Wednesday, August 8, 2012 at 02:45PM
"Fascinating Science - Tragic Biography"
THE IMMORTAL LIFE OF HENRIETTA LACKS
by Rebecca Skloot
(Broadway Paperbacks/Random House, 2010)
[Trade Paperback, 381 pages, $16.00 U.S. - buy for less on Amazon.com]
Midtown Atlanta Book Group Rating: ★★★★☆
August 2012 Selection
"Doctors took her cells without asking. Those cells never died. They launched a medical revolution and a multimillion-dollar industry. More than twenty years later, her children found out. Their lives would never be the same."
The Immortal Life of Henrietta Lacks was one of our book group's best books and discussions in six years of reading together, which says a lot, because we've read 72 really great books! [Take a look: Books We Have Read. See?!]
Although some readers are hesitant to jump in because of the science -- HeLa cells, really?! -- scientists and non-scientists alike enjoyed The Immortal Life of Henrietta Lacks. The success of the book (and the forthcoming movie from Oprah Winfrey) is due in large part to the author's deftly balanced approach to a remarkable story, offering a unique and fascinating blend of technical writing in layman's terms and tragic human interest with the family history. Rebecca Skloot manages to fulfill the expectations of both groups, leading to great discussion and debate about informed consent and the evolution of ethics and procedure in medical science and research; scientific advances v. privacy and rights of the individual, family and heirs; and contribution v. compensation.
Henrietta Lacks was a poor, black woman with five children, living in Baltimore in the 1940s. In 1951, doctors at Johns Hopkins Hospital removed cancer cells from Henrietta's cervix, without her knowledge or consent, which was not at all unusual at the time. Henrietta died from the cancer several months later, but those cancer cells didn't die. Henrietta's unwitting contribution to science was to provide the first successful surviving human cell line that, when divided and multiplied, billions of times over, became the basis for many advances in medical science, based on research, study, trials and use of the so-designated HeLa cells.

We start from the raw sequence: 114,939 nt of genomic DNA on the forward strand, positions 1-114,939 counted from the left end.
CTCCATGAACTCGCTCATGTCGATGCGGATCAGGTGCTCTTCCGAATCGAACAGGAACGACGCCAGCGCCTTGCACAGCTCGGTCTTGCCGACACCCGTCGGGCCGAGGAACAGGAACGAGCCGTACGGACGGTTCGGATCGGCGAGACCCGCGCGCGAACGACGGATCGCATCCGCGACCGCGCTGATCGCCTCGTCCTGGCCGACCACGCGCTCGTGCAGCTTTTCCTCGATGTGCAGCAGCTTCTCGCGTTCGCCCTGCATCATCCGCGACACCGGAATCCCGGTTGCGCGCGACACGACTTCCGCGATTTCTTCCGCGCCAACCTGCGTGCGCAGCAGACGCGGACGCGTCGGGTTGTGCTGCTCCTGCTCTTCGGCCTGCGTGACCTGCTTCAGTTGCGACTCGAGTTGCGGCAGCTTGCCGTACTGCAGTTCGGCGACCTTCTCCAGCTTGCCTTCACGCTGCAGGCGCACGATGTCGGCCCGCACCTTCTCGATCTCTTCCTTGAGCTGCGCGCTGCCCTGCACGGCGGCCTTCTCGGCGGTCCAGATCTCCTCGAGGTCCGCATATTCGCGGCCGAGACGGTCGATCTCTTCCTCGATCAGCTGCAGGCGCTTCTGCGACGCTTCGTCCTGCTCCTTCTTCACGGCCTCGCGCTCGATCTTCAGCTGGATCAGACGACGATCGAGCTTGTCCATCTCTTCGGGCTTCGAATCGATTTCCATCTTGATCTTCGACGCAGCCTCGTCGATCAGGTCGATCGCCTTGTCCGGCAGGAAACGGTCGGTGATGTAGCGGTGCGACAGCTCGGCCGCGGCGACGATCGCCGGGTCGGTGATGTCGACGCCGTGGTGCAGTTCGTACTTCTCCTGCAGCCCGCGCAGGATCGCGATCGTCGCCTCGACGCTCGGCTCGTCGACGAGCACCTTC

The tragedy at the heart of this story is that for twenty years, Henrietta's husband and children did not know about her surviving cells, or the multibillion-dollar they facilitated. The family mourned the loss of wife and mother. One of the daughters had been institutionalized in a mental hospital, where she died at age 15. The other children were farmed out to relatives, abused and neglected. They grew to adulthood in abject poverty. Even after they learned about their mother's contribution to science, the family never had access to basic care, education or health insurance, much less the medical advances or medications their mother's cells helped create.
Interest in HeLa, and the tragic story behind the cells, led young writer Rebecca Skloot to begin researching Henrietta's biography. Although the family was initially resistant and suspicious of her interest, Skloot connected with Henrietta's only surviving daughter, Deborah, in 2000. Together, they went through the history, interviewed doctors, researchers and family members, and traveled into the past to piece together the science of HeLa and the biography of Henrietta Lacks. The Immortal Life of Henrietta Lacks was published, to instant critical acclaim, in 2010.
The Midtown Atlanta Book Group at Barnes & Noble/Georgia Tech LOVED The Immortal Life of Henrietta Lacks with a group rating of 4 out of 5 Stars.
ATLANTA'S PONCE DE LEON AVENUE: A HISTORY
by Sharon Foster Jones
[Our Local Author Event at Barnes & Noble/Georgia Tech in September!]